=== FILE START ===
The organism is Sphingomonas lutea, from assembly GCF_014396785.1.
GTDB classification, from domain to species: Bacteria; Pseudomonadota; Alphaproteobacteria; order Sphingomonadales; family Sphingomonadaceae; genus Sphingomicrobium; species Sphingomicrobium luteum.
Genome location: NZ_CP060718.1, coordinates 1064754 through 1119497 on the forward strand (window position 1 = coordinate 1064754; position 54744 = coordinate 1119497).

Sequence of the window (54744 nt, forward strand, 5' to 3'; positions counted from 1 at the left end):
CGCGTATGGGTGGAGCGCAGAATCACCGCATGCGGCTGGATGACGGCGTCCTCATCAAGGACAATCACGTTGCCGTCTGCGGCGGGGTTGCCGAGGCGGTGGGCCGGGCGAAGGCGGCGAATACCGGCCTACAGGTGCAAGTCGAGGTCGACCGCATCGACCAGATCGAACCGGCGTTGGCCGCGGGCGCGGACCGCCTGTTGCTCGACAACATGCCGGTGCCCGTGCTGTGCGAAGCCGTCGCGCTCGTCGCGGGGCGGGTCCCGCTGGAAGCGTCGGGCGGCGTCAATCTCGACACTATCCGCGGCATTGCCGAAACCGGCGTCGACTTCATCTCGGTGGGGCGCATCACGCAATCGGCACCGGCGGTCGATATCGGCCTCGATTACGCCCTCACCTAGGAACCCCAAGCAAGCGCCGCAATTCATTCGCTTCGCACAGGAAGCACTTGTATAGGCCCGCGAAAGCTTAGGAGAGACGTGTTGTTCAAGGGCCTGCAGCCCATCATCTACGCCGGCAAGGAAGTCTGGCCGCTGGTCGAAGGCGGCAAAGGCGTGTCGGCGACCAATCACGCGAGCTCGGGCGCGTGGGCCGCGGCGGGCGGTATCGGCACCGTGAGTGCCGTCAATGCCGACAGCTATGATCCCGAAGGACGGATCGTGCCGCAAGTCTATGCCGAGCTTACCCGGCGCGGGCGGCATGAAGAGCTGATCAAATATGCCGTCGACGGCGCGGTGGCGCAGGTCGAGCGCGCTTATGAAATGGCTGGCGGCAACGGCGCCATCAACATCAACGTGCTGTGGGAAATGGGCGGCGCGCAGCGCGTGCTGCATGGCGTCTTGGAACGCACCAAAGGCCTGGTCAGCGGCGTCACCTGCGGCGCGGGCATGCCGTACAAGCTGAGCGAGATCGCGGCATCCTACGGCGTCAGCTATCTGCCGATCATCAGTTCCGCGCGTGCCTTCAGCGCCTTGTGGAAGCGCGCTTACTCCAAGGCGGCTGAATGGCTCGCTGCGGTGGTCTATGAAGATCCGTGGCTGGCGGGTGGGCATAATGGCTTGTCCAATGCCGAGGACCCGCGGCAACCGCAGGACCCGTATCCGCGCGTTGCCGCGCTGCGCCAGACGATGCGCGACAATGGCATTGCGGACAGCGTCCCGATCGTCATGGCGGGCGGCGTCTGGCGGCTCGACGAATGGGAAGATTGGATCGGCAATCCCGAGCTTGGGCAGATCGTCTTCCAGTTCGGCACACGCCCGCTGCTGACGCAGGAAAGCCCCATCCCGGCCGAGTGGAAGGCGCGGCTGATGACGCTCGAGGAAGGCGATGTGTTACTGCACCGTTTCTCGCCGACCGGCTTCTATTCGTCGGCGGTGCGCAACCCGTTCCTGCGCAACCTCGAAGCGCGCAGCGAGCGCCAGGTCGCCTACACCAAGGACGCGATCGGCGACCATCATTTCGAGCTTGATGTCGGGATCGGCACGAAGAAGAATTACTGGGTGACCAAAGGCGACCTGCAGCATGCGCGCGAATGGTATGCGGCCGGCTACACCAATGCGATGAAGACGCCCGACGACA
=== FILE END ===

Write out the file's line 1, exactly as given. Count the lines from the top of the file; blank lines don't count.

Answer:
The organism is Sphingomonas lutea, from assembly GCF_014396785.1.